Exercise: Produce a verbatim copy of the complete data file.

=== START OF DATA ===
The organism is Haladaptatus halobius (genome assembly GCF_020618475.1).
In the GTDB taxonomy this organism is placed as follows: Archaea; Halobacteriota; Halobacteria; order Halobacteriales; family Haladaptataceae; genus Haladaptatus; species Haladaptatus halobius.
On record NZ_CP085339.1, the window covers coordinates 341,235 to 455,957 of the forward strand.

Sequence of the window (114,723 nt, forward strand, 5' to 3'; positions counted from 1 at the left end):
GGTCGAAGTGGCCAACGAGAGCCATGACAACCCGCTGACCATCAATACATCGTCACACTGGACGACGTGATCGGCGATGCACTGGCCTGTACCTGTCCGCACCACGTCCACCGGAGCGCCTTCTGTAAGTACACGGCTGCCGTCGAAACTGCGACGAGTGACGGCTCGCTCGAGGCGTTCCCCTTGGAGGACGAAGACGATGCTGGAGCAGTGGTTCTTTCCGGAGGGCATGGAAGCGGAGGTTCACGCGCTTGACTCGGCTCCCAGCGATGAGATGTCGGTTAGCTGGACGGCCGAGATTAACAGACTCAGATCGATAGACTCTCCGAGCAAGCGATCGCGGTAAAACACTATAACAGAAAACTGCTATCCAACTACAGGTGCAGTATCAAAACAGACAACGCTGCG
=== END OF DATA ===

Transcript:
The organism is Haladaptatus halobius (genome assembly GCF_020618475.1).
In the GTDB taxonomy this organism is placed as follows: Archaea; Halobacteriota; Halobacteria; order Halobacteriales; family Haladaptataceae; genus Haladaptatus; species Haladaptatus halobius.
On record NZ_CP085339.1, the window covers coordinates 341,235 to 455,957 of the forward strand.

Sequence of the window (114,723 nt, forward strand, 5' to 3'; positions counted from 1 at the left end):
GGTCGAAGTGGCCAACGAGAGCCATGACAACCCGCTGACCATCAATACATCGTCACACTGGACGACGTGATCGGCGATGCACTGGCCTGTACCTGTCCGCACCACGTCCACCGGAGCGCCTTCTGTAAGTACACGGCTGCCGTCGAAACTGCGACGAGTGACGGCTCGCTCGAGGCGTTCCCCTTGGAGGACGAAGACGATGCTGGAGCAGTGGTTCTTTCCGGAGGGCATGGAAGCGGAGGTTCACGCGCTTGACTCGGCTCCCAGCGATGAGATGTCGGTTAGCTGGACGGCCGAGATTAACAGACTCAGATCGATAGACTCTCCGAGCAAGCGATCGCGGTAAAACACTATAACAGAAAACTGCTATCCAACTACAGGTGCAGTATCAAAACAGACAACGCTGCG